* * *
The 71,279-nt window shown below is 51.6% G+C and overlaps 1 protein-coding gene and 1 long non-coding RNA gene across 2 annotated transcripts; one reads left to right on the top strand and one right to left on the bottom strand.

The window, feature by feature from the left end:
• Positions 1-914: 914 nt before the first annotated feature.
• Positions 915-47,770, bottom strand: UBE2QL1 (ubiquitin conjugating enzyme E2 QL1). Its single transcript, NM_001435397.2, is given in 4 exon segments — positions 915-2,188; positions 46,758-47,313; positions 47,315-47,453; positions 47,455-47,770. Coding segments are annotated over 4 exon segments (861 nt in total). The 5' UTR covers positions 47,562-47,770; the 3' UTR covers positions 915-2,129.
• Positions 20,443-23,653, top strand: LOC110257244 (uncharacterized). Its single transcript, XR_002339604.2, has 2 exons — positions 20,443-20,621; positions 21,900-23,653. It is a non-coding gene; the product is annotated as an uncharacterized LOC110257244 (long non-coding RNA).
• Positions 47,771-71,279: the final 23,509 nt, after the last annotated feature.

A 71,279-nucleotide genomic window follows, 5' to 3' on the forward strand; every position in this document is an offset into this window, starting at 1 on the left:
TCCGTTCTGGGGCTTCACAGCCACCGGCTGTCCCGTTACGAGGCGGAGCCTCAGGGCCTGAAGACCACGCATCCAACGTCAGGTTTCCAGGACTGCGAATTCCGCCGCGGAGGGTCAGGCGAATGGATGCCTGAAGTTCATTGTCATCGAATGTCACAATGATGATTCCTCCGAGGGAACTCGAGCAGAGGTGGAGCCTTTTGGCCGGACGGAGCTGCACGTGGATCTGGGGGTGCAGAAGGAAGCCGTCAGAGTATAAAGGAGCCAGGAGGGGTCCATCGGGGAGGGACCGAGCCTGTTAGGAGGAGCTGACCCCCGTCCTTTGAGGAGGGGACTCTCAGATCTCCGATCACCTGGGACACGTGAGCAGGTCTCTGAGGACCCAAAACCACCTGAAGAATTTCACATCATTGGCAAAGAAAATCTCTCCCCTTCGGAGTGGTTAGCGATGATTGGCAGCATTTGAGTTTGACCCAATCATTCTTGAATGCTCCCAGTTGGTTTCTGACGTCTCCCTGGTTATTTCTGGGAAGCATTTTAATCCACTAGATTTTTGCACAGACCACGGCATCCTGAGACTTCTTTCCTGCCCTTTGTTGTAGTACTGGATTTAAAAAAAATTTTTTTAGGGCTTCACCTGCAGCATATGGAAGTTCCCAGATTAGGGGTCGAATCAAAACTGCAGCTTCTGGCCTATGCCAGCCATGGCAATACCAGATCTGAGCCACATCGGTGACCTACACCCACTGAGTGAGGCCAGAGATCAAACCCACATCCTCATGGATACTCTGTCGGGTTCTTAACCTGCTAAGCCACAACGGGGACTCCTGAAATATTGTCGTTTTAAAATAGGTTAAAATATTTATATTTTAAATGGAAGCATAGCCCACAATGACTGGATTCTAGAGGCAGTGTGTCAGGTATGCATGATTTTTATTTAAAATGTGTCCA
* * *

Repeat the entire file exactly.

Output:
The 71,279-nt window shown below is 51.6% G+C and overlaps 1 protein-coding gene and 1 long non-coding RNA gene across 2 annotated transcripts; one reads left to right on the top strand and one right to left on the bottom strand.

The window, feature by feature from the left end:
• Positions 1-914: 914 nt before the first annotated feature.
• Positions 915-47,770, bottom strand: UBE2QL1 (ubiquitin conjugating enzyme E2 QL1). Its single transcript, NM_001435397.2, is given in 4 exon segments — positions 915-2,188; positions 46,758-47,313; positions 47,315-47,453; positions 47,455-47,770. Coding segments are annotated over 4 exon segments (861 nt in total). The 5' UTR covers positions 47,562-47,770; the 3' UTR covers positions 915-2,129.
• Positions 20,443-23,653, top strand: LOC110257244 (uncharacterized). Its single transcript, XR_002339604.2, has 2 exons — positions 20,443-20,621; positions 21,900-23,653. It is a non-coding gene; the product is annotated as an uncharacterized LOC110257244 (long non-coding RNA).
• Positions 47,771-71,279: the final 23,509 nt, after the last annotated feature.

A 71,279-nucleotide genomic window follows, 5' to 3' on the forward strand; every position in this document is an offset into this window, starting at 1 on the left:
TCCGTTCTGGGGCTTCACAGCCACCGGCTGTCCCGTTACGAGGCGGAGCCTCAGGGCCTGAAGACCACGCATCCAACGTCAGGTTTCCAGGACTGCGAATTCCGCCGCGGAGGGTCAGGCGAATGGATGCCTGAAGTTCATTGTCATCGAATGTCACAATGATGATTCCTCCGAGGGAACTCGAGCAGAGGTGGAGCCTTTTGGCCGGACGGAGCTGCACGTGGATCTGGGGGTGCAGAAGGAAGCCGTCAGAGTATAAAGGAGCCAGGAGGGGTCCATCGGGGAGGGACCGAGCCTGTTAGGAGGAGCTGACCCCCGTCCTTTGAGGAGGGGACTCTCAGATCTCCGATCACCTGGGACACGTGAGCAGGTCTCTGAGGACCCAAAACCACCTGAAGAATTTCACATCATTGGCAAAGAAAATCTCTCCCCTTCGGAGTGGTTAGCGATGATTGGCAGCATTTGAGTTTGACCCAATCATTCTTGAATGCTCCCAGTTGGTTTCTGACGTCTCCCTGGTTATTTCTGGGAAGCATTTTAATCCACTAGATTTTTGCACAGACCACGGCATCCTGAGACTTCTTTCCTGCCCTTTGTTGTAGTACTGGATTTAAAAAAAATTTTTTTAGGGCTTCACCTGCAGCATATGGAAGTTCCCAGATTAGGGGTCGAATCAAAACTGCAGCTTCTGGCCTATGCCAGCCATGGCAATACCAGATCTGAGCCACATCGGTGACCTACACCCACTGAGTGAGGCCAGAGATCAAACCCACATCCTCATGGATACTCTGTCGGGTTCTTAACCTGCTAAGCCACAACGGGGACTCCTGAAATATTGTCGTTTTAAAATAGGTTAAAATATTTATATTTTAAATGGAAGCATAGCCCACAATGACTGGATTCTAGAGGCAGTGTGTCAGGTATGCATGATTTTTATTTAAAATGTGTCCA